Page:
Does anyone know of a good (preferably free or better yet open source) API for natural language processing in French? I have a small dataset (pre-classified into "positive" and "negative" sentiment) on a particular subject, but I'd prefer not to write and train my own classifier algorithm (partly because the classification precision will be mediocre because the dataset is only 5000 phrases or so).

  • No certain your algorithm can take care of pronounciation : all words affective have two opposite meaning : "salaud" from a female in love can be positive, and totally negative when you want to injury somebody - And "bonheur" is not really positive for mystic or oriental thinking, it is not an aim – cl-r Apr 9 '15 at 21:45
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    I believe Patrick Paroubek has done some work on sentiment analysis, you could contact him for pointers. Also if you feel you don't have enough data, a student of his did his PhD thesis on gathering data for sentiment analysis from Twitter based on the occurrence of positive and negative smileys. – Evpok Apr 10 '15 at 19:16

Almost all the current approaches in sentiment analysis require a lexicon to detect classes (positive/negative or more refined ones). And the big problem is: this lexicon has to be adapted to new corpora, so it's extremely hard to find an existing classifier that will work on your data, because it won't have the correct lexicon to handle it.

You'll certainly have to work a little bit yourself if you want to obtain correct results.

Some ongoing competitions should deliver interesting approaches and resources in a close future: DEFT 2015. But it's still a bit early to exploit them.

  • Good point about the influence of the lexicon on classifier accuracy. You're right, the topic of the corpus I have is esoteric, so a conventional lexicon would perform poorly. – Escher Apr 12 '15 at 21:21

You can use FEEL: a French Expanded Emotion Lexicon. http://advanse.lirmm.fr/feel.php It contains more than 14 000 distinct French terms associated with either the conveyed polarity and the expressed emotion(s). It follows the Ekman emotional typology (Ekman, 1992) with 2 polarities and 6 basic emotions classes.

We have learned sentiment classification models on DEFT 2007 and DEFT 2015 benchamrks. We were ranked first, third and fifth on the different benchmarks. We have made this models online on a dedicated web platform. http://advanse.lirmm.fr:8081/sentiment-analysis-webpage/index You just have to upload a file containing french text documents to obtains the expressed sentiments. You may also use the models locally by downloading a jar file.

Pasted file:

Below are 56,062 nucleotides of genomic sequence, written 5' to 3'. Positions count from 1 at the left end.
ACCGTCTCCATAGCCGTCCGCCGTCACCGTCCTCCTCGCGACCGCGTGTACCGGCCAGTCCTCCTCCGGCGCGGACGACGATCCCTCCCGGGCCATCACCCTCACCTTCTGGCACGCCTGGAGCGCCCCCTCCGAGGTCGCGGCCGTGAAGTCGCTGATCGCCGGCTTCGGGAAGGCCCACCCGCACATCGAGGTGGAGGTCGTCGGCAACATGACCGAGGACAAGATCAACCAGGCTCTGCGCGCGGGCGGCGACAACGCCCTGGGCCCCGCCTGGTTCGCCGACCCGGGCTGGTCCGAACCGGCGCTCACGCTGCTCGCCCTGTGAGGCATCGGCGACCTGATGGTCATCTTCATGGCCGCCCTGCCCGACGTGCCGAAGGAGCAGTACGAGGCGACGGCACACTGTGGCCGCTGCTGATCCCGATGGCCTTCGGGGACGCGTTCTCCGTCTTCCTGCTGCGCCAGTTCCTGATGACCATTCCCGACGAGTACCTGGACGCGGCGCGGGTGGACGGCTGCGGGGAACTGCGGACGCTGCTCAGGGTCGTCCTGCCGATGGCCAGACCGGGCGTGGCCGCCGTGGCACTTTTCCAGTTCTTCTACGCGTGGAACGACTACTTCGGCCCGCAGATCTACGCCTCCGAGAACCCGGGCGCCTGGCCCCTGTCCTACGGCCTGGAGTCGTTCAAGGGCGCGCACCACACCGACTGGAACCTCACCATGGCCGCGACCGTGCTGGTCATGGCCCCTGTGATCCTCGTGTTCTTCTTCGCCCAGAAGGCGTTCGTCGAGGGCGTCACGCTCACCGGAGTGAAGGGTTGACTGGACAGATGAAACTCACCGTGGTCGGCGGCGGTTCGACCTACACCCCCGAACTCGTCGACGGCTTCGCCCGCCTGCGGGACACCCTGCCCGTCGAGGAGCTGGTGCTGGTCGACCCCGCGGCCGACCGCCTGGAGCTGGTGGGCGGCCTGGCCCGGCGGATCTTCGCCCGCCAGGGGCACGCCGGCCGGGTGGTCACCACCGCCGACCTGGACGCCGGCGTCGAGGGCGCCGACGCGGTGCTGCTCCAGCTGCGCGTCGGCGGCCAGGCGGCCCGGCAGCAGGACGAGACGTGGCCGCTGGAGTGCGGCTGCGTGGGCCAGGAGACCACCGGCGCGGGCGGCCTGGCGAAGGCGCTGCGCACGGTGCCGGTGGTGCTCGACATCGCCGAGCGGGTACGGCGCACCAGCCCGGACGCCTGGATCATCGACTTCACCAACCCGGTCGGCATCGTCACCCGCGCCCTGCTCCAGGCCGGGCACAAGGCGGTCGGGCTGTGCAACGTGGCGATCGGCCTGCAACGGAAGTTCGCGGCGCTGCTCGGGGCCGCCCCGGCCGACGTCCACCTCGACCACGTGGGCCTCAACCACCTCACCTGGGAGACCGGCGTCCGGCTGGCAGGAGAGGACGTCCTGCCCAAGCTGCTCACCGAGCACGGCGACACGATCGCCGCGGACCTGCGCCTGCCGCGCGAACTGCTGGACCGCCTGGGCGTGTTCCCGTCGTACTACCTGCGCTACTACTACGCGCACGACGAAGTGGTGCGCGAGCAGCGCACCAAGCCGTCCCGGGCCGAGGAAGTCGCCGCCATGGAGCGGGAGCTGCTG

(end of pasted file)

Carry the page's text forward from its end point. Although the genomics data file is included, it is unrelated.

Semantics is a difficult topic in NLP... Stanford has some great NLP tools that I suggest you take a look at, though they don't have anything for semantic analysis as far as I can tell.

If this is for a large, ongoing project I implore you to write your own classifier! Though it would take a non-trivial amount of time and effort in the research and development it would be of great benefit to the NLP community!

If you take the above approach, you could use existing word-tagging libraries (Stanford has one for French), combined with something like Lexique's French lexicon, and add your own semantic entries to the lexicon; then, train a Bayes classifier on your dataset. It's not a perfect approach, but a good start in the right direction!

Edit You mention in your question that you don't want to write your own classifier because your dataset isn't large enough. I challenge that statement by telling you that a recent research project at my university trained a Bayes classifier to 75% accuracy to detect sarcasm with only 150 samples!

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    stanford does have something for sentiment analysis: nlp.stanford.edu/sentiment/index.html it's not state of the art anymore but it's very close. – m09 Apr 10 '15 at 19:35
  • @m09 Nice! I didn't see that on their page, that'll be a great source for OP to build off of other existing NLP tools :) – Chris Cirefice Apr 10 '15 at 20:15
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    Point taken on classifier precision. It's not for a large project, so maybe I'll settle for a reduced accuracy rate. – Escher Apr 12 '15 at 21:17

Bonjour, Vous pouvez essayer Lettria. Les sentiments sont traite par calcul: Par exemple: il est tres bon = 1.5 Il est bon = 0.5 il n est pas bon = -0.5 Plus d erreur de faux positifs ou de negation

  • Un petit développement serait le bienvenu. – Toto Jul 17 '18 at 10:11

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